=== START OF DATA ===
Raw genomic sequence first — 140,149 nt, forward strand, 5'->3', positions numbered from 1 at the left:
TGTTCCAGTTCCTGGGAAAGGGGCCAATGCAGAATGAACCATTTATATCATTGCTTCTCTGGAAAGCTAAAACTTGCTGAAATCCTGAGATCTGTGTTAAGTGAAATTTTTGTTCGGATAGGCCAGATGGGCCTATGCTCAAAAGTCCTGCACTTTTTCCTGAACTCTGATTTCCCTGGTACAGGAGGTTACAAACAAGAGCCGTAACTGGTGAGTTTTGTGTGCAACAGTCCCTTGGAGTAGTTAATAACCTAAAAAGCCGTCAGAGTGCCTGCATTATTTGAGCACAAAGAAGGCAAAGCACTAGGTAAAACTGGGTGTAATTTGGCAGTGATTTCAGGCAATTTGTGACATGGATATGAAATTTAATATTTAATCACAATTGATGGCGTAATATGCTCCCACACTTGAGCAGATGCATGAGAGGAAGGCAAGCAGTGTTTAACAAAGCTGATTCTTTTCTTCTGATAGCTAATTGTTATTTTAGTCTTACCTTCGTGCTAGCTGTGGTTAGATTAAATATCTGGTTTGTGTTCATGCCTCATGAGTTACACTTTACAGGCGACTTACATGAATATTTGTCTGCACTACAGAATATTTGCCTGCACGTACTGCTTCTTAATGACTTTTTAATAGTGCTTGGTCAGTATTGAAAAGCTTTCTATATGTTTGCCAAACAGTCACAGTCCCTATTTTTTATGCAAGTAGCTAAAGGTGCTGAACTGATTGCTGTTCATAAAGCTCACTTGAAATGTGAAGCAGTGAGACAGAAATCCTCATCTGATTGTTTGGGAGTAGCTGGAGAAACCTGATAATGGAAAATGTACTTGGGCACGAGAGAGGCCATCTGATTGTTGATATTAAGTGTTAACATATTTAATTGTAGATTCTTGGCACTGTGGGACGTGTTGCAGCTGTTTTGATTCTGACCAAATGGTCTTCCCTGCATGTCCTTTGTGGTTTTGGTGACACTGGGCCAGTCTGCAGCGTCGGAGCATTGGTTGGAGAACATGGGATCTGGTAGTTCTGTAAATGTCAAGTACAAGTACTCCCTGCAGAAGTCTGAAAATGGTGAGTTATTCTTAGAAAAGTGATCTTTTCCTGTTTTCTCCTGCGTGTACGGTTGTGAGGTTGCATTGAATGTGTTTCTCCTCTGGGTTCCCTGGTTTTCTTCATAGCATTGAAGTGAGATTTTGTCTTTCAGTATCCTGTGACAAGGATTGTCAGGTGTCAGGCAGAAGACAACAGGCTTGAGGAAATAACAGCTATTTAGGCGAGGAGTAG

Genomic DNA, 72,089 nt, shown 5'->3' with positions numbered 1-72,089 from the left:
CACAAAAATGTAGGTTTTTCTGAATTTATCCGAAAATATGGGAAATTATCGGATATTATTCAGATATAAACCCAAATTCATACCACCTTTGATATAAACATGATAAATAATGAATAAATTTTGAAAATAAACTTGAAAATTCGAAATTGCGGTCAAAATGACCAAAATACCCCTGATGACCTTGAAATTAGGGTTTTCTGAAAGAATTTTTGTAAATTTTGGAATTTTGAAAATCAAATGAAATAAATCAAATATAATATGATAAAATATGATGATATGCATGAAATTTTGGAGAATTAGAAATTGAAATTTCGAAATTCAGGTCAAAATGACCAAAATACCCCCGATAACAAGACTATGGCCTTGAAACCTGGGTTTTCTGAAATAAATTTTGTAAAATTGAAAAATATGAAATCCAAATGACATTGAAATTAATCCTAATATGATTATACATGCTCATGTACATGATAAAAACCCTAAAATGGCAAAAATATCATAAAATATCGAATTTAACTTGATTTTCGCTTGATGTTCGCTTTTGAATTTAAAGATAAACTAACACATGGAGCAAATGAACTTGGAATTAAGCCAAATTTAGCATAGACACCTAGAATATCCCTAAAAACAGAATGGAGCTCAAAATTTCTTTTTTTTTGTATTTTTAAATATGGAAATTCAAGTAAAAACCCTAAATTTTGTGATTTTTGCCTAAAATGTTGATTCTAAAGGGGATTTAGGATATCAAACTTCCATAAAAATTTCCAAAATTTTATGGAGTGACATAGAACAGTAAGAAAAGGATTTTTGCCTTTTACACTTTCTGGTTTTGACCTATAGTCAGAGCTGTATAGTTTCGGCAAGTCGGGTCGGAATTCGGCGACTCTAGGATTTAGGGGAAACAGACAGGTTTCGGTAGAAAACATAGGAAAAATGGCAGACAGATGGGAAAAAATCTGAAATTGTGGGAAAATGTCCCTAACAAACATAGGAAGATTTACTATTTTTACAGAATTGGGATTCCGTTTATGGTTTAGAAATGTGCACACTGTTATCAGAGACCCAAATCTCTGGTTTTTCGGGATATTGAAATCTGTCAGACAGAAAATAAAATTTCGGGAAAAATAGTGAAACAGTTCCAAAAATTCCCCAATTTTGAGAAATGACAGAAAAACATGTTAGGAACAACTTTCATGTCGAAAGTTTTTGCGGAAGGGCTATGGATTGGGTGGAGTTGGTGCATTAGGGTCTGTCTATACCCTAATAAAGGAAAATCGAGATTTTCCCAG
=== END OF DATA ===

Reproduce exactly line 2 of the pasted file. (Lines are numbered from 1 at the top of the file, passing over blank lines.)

TGTTCCAGTTCCTGGGAAAGGGGCCAATGCAGAATGAACCATTTATATCATTGCTTCTCTGGAAAGCTAAAACTTGCTGAAATCCTGAGATCTGTGTTAAGTGAAATTTTTGTTCGGATAGGCCAGATGGGCCTATGCTCAAAAGTCCTGCACTTTTTCCTGAACTCTGATTTCCCTGGTACAGGAGGTTACAAACAAGAGCCGTAACTGGTGAGTTTTGTGTGCAACAGTCCCTTGGAGTAGTTAATAACCTAAAAAGCCGTCAGAGTGCCTGCATTATTTGAGCACAAAGAAGGCAAAGCACTAGGTAAAACTGGGTGTAATTTGGCAGTGATTTCAGGCAATTTGTGACATGGATATGAAATTTAATATTTAATCACAATTGATGGCGTAATATGCTCCCACACTTGAGCAGATGCATGAGAGGAAGGCAAGCAGTGTTTAACAAAGCTGATTCTTTTCTTCTGATAGCTAATTGTTATTTTAGTCTTACCTTCGTGCTAGCTGTGGTTAGATTAAATATCTGGTTTGTGTTCATGCCTCATGAGTTACACTTTACAGGCGACTTACATGAATATTTGTCTGCACTACAGAATATTTGCCTGCACGTACTGCTTCTTAATGACTTTTTAATAGTGCTTGGTCAGTATTGAAAAGCTTTCTATATGTTTGCCAAACAGTCACAGTCCCTATTTTTTATGCAAGTAGCTAAAGGTGCTGAACTGATTGCTGTTCATAAAGCTCACTTGAAATGTGAAGCAGTGAGACAGAAATCCTCATCTGATTGTTTGGGAGTAGCTGGAGAAACCTGATAATGGAAAATGTACTTGGGCACGAGAGAGGCCATCTGATTGTTGATATTAAGTGTTAACATATTTAATTGTAGATTCTTGGCACTGTGGGACGTGTTGCAGCTGTTTTGATTCTGACCAAATGGTCTTCCCTGCATGTCCTTTGTGGTTTTGGTGACACTGGGCCAGTCTGCAGCGTCGGAGCATTGGTTGGAGAACATGGGATCTGGTAGTTCTGTAAATGTCAAGTACAAGTACTCCCTGCAGAAGTCTGAAAATGGTGAGTTATTCTTAGAAAAGTGATCTTTTCCTGTTTTCTCCTGCGTGTACGGTTGTGAGGTTGCATTGAATGTGTTTCTCCTCTGGGTTCCCTGGTTTTCTTCATAGCATTGAAGTGAGATTTTGTCTTTCAGTATCCTGTGACAAGGATTGTCAGGTGTCAGGCAGAAGACAACAGGCTTGAGGAAATAACAGCTATTTAGGCGAGGAGTAG